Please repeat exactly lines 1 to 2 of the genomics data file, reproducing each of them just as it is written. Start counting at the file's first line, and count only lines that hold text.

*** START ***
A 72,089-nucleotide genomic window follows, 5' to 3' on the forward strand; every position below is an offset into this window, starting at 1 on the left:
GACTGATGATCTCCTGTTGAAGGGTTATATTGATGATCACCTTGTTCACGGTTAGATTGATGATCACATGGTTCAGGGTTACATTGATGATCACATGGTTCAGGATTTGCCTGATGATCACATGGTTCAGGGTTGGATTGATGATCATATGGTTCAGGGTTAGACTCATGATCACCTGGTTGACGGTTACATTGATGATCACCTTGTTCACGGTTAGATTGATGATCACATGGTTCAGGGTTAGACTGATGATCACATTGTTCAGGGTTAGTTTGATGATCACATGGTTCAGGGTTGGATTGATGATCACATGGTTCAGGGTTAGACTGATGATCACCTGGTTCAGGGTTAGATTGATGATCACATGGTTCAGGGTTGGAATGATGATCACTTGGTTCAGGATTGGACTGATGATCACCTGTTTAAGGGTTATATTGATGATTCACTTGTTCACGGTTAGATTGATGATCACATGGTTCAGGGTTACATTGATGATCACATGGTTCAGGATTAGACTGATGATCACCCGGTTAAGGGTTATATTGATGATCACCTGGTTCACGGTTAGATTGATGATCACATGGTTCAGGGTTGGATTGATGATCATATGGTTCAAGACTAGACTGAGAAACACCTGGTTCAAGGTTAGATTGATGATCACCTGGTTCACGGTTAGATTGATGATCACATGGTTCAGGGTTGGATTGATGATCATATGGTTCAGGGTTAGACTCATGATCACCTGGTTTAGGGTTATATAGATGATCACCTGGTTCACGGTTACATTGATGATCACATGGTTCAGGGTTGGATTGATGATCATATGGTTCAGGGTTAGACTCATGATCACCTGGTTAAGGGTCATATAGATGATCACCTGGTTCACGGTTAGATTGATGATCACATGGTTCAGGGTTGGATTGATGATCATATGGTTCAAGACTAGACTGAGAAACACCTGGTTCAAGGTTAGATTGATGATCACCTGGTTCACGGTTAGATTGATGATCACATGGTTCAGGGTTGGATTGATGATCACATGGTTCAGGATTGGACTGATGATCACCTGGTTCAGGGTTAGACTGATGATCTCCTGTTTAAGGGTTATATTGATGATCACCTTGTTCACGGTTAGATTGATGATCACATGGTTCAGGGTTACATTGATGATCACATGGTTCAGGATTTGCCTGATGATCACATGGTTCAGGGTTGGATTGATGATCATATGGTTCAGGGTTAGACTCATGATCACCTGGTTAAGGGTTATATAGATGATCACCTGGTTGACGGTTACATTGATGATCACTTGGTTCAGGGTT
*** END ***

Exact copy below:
A 72,089-nucleotide genomic window follows, 5' to 3' on the forward strand; every position below is an offset into this window, starting at 1 on the left:
GACTGATGATCTCCTGTTGAAGGGTTATATTGATGATCACCTTGTTCACGGTTAGATTGATGATCACATGGTTCAGGGTTACATTGATGATCACATGGTTCAGGATTTGCCTGATGATCACATGGTTCAGGGTTGGATTGATGATCATATGGTTCAGGGTTAGACTCATGATCACCTGGTTGACGGTTACATTGATGATCACCTTGTTCACGGTTAGATTGATGATCACATGGTTCAGGGTTAGACTGATGATCACATTGTTCAGGGTTAGTTTGATGATCACATGGTTCAGGGTTGGATTGATGATCACATGGTTCAGGGTTAGACTGATGATCACCTGGTTCAGGGTTAGATTGATGATCACATGGTTCAGGGTTGGAATGATGATCACTTGGTTCAGGATTGGACTGATGATCACCTGTTTAAGGGTTATATTGATGATTCACTTGTTCACGGTTAGATTGATGATCACATGGTTCAGGGTTACATTGATGATCACATGGTTCAGGATTAGACTGATGATCACCCGGTTAAGGGTTATATTGATGATCACCTGGTTCACGGTTAGATTGATGATCACATGGTTCAGGGTTGGATTGATGATCATATGGTTCAAGACTAGACTGAGAAACACCTGGTTCAAGGTTAGATTGATGATCACCTGGTTCACGGTTAGATTGATGATCACATGGTTCAGGGTTGGATTGATGATCATATGGTTCAGGGTTAGACTCATGATCACCTGGTTTAGGGTTATATAGATGATCACCTGGTTCACGGTTACATTGATGATCACATGGTTCAGGGTTGGATTGATGATCATATGGTTCAGGGTTAGACTCATGATCACCTGGTTAAGGGTCATATAGATGATCACCTGGTTCACGGTTAGATTGATGATCACATGGTTCAGGGTTGGATTGATGATCATATGGTTCAAGACTAGACTGAGAAACACCTGGTTCAAGGTTAGATTGATGATCACCTGGTTCACGGTTAGATTGATGATCACATGGTTCAGGGTTGGATTGATGATCACATGGTTCAGGATTGGACTGATGATCACCTGGTTCAGGGTTAGACTGATGATCTCCTGTTTAAGGGTTATATTGATGATCACCTTGTTCACGGTTAGATTGATGATCACATGGTTCAGGGTTACATTGATGATCACATGGTTCAGGATTTGCCTGATGATCACATGGTTCAGGGTTGGATTGATGATCATATGGTTCAGGGTTAGACTCATGATCACCTGGTTAAGGGTTATATAGATGATCACCTGGTTGACGGTTACATTGATGATCACTTGGTTCAGGGTT